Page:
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Folk Dance Federation of California, South, Inc.

Métis Culture

Métis Family


The Métis are a distinct Indigenous people with a unique history, culture, language, and way of life. The Métis Nation is comprised of descendants of people born of relations between First Nations women and European men. The offspring of these unions were of mixed ancestry. Over time a new Indigenous people called the Métis resulted from the subsequent intermarriage of these individuals.

They have a shared history and culture, deriving from specific mixed European (primarily French, Scottish, and English) and Indigenous ancestry, which became distinct through ethnogenesis by the mid-18th century, during the early years of the North American fur trade.

Métis Homeland

Their language is called Michif. In the 21st century, Michif was spoken by some 800 individuals in the United States (Turtle Mountain Reservation, North Dakota) and Canada (scattered locations). The word Métis, which means "mixed" in French, can be used of any aboriginal (First Nation) person of mixed descent, but the Métis who are of mixed French and Cree descent are the only speakers of Michif. There are several varieties of Michif in Canada.

The Métis once traversed North America's interior in Red River carts, hunted bison with military precision, danced and jigged to spirited fiddle rhythms, wore brightly adorned embroidered clothing as well as sashes or shawls, spoke their own unique language, prayed to the Bon Dieu/Kitchi-Manitou and to their patron saint, St. Joseph, and even had their own werewolf.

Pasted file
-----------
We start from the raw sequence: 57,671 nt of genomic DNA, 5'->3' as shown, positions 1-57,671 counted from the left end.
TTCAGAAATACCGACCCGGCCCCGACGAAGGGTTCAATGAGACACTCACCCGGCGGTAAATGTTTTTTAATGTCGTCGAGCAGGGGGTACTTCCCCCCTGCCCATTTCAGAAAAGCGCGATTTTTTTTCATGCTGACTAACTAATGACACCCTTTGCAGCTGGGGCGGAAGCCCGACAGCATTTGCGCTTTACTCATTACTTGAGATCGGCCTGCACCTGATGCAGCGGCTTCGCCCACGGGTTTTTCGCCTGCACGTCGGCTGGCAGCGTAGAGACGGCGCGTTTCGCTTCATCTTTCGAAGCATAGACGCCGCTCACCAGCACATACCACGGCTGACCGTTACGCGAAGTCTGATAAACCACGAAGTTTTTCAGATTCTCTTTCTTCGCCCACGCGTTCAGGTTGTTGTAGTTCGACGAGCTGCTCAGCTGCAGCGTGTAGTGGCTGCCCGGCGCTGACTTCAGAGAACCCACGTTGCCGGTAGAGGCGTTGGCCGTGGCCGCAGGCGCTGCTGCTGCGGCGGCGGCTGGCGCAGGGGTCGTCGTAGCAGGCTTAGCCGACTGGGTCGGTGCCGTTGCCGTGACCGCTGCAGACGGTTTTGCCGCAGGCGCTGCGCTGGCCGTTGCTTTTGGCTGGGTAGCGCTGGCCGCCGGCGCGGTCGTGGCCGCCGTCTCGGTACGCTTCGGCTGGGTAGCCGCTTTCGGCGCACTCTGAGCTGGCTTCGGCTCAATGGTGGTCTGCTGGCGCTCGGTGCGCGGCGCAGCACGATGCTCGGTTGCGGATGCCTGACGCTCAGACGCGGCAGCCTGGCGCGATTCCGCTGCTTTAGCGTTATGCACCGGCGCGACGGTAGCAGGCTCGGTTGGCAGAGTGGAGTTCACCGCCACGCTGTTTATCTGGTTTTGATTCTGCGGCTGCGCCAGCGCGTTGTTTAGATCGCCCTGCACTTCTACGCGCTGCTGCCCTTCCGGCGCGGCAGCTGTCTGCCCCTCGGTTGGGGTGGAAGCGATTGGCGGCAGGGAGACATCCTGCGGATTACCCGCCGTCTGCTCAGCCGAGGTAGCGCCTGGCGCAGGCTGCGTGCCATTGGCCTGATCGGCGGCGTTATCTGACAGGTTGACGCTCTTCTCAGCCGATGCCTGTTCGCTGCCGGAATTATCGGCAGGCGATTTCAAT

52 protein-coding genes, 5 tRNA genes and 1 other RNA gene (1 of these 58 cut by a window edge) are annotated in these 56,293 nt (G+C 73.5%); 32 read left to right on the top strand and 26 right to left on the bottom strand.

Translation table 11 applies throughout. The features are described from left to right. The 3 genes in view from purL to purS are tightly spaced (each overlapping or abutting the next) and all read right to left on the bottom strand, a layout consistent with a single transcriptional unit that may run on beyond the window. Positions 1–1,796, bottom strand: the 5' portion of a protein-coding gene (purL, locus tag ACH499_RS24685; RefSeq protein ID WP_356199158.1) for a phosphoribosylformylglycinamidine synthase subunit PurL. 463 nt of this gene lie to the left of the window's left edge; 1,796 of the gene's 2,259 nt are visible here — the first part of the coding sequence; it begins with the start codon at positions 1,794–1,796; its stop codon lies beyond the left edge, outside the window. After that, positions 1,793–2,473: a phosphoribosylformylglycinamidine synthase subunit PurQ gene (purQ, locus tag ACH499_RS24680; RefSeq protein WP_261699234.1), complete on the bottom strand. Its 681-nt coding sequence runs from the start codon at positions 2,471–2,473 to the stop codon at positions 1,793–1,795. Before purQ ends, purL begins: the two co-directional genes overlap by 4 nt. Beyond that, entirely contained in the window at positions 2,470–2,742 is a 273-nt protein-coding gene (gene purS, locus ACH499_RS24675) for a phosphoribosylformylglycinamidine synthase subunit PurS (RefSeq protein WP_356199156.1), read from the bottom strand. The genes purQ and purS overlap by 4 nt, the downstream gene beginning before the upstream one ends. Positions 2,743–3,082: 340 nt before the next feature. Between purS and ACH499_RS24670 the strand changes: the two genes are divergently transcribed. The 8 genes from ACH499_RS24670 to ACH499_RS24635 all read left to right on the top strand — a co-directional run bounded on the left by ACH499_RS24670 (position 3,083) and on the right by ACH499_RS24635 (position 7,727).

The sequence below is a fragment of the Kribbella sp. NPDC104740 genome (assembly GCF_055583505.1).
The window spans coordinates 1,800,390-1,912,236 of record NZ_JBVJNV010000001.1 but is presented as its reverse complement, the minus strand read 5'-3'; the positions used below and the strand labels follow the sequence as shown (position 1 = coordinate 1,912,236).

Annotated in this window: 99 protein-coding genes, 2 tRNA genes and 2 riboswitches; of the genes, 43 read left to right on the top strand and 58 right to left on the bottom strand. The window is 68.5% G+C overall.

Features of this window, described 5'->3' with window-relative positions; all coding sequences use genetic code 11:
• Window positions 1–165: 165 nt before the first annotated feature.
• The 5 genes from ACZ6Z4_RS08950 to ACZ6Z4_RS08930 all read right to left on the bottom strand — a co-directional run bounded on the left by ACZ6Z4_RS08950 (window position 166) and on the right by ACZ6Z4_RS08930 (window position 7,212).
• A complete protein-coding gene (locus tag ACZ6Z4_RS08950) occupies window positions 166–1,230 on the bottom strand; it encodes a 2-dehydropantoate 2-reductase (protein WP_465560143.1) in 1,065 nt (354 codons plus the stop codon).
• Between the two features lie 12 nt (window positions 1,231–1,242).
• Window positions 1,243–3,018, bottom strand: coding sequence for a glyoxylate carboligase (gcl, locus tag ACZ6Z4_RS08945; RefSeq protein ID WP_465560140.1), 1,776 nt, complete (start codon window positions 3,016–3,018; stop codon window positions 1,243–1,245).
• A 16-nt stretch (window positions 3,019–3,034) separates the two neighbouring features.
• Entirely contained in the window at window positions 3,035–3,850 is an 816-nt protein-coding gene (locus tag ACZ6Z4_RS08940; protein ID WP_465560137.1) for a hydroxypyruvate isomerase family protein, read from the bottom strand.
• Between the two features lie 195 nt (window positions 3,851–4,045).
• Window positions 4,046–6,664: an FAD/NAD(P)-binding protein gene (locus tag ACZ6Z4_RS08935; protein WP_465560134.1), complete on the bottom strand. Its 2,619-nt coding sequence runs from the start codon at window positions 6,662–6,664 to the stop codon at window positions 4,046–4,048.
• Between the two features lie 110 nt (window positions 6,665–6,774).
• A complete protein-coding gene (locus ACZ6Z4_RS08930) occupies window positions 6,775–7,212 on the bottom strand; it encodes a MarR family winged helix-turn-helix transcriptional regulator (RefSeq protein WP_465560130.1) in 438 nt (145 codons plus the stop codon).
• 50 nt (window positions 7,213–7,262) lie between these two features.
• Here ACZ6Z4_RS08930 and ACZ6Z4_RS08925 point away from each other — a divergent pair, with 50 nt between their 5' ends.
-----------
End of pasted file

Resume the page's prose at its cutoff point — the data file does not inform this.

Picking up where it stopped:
Métis Elders or "Old People" have always transmitted cultural knowledge to younger generations through oral tradition. From this oral tradition emerged a rich storytelling culture that blended various First Nations motifs, such as the tricksters Wisahkecahk and Nanbush, with French-Canadian ones, such as Chi-Jean (from Ti-Jean), le diable (the Devil as a dog or handsome stranger), and le rou garou (from loup garou, a werewolf), a person who fell out of the Creator's favor. Le rou garou, however, was not just a werewolf since it had the attributes of the Cree trickster and could change into a variety of forms; rou garou stories were told to ensure that youth behaved themselves, particularly during Lent. From this storytelling tradition emerged a talent for creating nicknames, many of which often began with chi or "little," from a dialectal pronunciation of French petit.

Métis culture has always been festive and celebrated with great joie de vivre. The Métis style of dancing to fiddle tunes was very similar to their Celtic and French-Canadian antecedents, but seamlessly weaved in faster-paced First Nations footwork and rhythms such as in traditional drumming. These traditions vary among families and communities: for instance, the "Red River Jig," the signature fiddle tune and dance of the Métis, has many different versions and step patterns. House parties, focusing on jigging, dancing and fiddle playing, were a constant feature throughout Métis history, the climax of revelry being the réveillon (New Years' Eve). During such times of celebration, Métis women prepared a feast that included les beignes (fried bread), la galette (bannock), les boulettes (meatballs), le rababou (stew), and molasses cakes.

The Métis are also heirs of a vibrant material culture which emphasized the floral motif in bead, quill work, and embroidery. After adapting the design from the Grey Nuns in the 1810s, generations of Métis women produced countless objets d'art for their loved ones, for decoration, and for sale to non-Indigenous collectors.